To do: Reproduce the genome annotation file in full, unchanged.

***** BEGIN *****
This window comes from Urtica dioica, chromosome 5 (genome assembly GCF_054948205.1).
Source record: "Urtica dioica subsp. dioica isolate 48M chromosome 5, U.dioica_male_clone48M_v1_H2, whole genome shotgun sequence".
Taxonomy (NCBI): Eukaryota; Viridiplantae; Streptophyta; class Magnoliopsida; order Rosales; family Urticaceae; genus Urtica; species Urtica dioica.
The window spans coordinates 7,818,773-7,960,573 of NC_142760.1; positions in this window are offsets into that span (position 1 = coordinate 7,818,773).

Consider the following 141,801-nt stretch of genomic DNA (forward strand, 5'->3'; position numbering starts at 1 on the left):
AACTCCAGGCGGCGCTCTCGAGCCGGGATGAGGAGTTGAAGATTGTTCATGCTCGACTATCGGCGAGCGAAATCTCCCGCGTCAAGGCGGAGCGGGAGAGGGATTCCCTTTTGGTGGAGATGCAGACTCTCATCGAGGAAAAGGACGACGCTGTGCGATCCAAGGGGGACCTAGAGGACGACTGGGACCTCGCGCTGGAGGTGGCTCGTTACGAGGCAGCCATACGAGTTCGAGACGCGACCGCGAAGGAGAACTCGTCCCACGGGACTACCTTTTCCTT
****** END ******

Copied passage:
This window comes from Urtica dioica, chromosome 5 (genome assembly GCF_054948205.1).
Source record: "Urtica dioica subsp. dioica isolate 48M chromosome 5, U.dioica_male_clone48M_v1_H2, whole genome shotgun sequence".
Taxonomy (NCBI): Eukaryota; Viridiplantae; Streptophyta; class Magnoliopsida; order Rosales; family Urticaceae; genus Urtica; species Urtica dioica.
The window spans coordinates 7,818,773-7,960,573 of NC_142760.1; positions in this window are offsets into that span (position 1 = coordinate 7,818,773).

Consider the following 141,801-nt stretch of genomic DNA (forward strand, 5'->3'; position numbering starts at 1 on the left):
AACTCCAGGCGGCGCTCTCGAGCCGGGATGAGGAGTTGAAGATTGTTCATGCTCGACTATCGGCGAGCGAAATCTCCCGCGTCAAGGCGGAGCGGGAGAGGGATTCCCTTTTGGTGGAGATGCAGACTCTCATCGAGGAAAAGGACGACGCTGTGCGATCCAAGGGGGACCTAGAGGACGACTGGGACCTCGCGCTGGAGGTGGCTCGTTACGAGGCAGCCATACGAGTTCGAGACGCGACCGCGAAGGAGAACTCGTCCCACGGGACTACCTTTTCCTT